Last night there was a City Planning Commission Meeting in Oakland. It was to solicit input for an environmental report for the building of a new 39,000-seat A’s ballpark with both Residential and Retail Development on the Waterfront of Jack London Square called Victory Park.
The meeting drew about 200 die-hard fans, so many, that staff had to relocate some of them to an overflow room, while other crowded into the lobby. There were comments from both supporters and non-supporters as well as others, who were just plain curious about what the stadium would look like.
The Council took comments from the public and many, expressed concerns about traffic overflow, funding, relocation of businesses, and one person came out of left field and addressed the impact it would have on a possible terrorist attack. Relocation and traffic seemed to be the primary concerns though. Oakland Tribune’s Angela Woodall reported that, “ gridlock on Interstate Highway 880 and city streets was a concern. BART is within blocks of the proposed Victory Court site, but by one estimate up to 500 fans per minute would file into the ballpark on game days. In addition, 16 businesses would have to be relocated, potentially involving eminent domain and displaced jobs.”
There are also some, such as retired architect, Bryan Grunwald, whom expressed interest in another possible location off of Interstate 980 between 14th and 18th streets. This plan was denied when Jerry Brown was mayor. Now, Grunwald says that he has the support of both the neighbors and the busines community in the area to put the ballpark there.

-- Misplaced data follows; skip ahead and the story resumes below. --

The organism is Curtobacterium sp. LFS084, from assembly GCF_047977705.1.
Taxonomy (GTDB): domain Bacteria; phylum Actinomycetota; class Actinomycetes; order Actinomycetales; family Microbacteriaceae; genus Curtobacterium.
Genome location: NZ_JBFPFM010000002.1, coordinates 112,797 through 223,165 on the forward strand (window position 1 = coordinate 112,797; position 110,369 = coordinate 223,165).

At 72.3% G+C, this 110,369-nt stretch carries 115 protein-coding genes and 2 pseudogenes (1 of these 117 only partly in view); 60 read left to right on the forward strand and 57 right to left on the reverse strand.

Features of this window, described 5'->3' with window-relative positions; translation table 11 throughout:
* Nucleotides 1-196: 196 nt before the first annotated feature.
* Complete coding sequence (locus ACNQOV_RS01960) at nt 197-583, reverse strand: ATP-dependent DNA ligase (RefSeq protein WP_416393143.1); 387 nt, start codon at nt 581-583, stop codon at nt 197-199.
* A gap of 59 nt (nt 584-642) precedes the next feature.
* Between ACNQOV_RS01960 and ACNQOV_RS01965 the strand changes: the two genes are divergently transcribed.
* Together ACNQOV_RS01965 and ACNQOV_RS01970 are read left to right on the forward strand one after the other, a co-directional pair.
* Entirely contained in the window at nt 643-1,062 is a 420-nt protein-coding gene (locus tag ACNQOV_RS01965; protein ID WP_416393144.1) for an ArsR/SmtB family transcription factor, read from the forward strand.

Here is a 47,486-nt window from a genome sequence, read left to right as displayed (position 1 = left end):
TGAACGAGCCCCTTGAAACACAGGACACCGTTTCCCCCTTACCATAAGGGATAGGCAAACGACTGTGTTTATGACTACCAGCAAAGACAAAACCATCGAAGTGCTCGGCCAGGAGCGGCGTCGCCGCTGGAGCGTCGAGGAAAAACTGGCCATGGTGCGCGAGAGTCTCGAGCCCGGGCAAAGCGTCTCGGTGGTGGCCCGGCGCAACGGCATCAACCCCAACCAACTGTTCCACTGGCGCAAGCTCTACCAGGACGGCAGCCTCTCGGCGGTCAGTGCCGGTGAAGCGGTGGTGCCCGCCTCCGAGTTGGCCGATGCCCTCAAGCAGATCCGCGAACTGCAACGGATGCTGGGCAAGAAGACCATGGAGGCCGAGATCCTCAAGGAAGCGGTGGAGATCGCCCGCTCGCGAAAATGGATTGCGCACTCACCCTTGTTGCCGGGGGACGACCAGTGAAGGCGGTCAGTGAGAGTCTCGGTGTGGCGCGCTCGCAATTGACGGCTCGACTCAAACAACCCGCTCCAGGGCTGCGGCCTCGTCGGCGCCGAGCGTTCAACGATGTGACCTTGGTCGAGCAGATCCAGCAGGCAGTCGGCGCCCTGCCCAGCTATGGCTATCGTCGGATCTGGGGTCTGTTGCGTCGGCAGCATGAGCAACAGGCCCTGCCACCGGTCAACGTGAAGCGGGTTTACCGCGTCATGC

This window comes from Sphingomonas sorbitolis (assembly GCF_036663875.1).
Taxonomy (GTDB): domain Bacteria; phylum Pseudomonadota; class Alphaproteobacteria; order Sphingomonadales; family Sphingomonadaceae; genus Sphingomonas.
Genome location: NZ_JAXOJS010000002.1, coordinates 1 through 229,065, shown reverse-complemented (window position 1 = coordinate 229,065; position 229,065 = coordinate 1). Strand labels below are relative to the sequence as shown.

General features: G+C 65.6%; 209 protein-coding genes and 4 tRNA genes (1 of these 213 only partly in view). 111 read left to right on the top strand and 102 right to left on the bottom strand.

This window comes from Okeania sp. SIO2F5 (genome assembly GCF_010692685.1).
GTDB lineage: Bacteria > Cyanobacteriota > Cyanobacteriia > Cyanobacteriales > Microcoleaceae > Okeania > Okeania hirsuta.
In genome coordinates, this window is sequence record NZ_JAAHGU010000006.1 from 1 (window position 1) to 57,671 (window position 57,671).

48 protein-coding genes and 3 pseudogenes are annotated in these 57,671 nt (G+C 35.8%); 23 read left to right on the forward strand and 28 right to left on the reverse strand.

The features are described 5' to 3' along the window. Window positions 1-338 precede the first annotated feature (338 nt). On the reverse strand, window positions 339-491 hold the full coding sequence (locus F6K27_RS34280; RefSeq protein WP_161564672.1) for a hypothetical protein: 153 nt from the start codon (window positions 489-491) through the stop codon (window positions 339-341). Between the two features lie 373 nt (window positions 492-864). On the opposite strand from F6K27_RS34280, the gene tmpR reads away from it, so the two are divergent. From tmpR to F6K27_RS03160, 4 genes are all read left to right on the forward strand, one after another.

Meanwhile, in San Jose, Mayor Chuck Reed was politely reeling that a deadline from MLB Commissioner Bud Selig came and went. The mayor has been trying to wrangle the team to move to the South Bay, but the area in which the city wants to build the park is where the San Francisco Giants have territorial rights. So, since there has been no answer from either Selig or Wolff the plan for now is stagnant, and this means that Reed will not be able to place this on the ballot in March, which could be a possible win-win situation for Oakland.
There also has been no comment from the A’s organization or owner Lew Wolff, who according to sources, has said that he has no interest in keeping the team in Oakland. Although, I find it odd that they are keeping hush-hush about the matter and believe most likely, that they are awaiting a decision to come down from the MLB.
Supporters of the plan were optimistic that the council will approve the move. The deadline for public comment on the impact report will be on December 9. If approved, the environmental studies will take 12 to 18 months.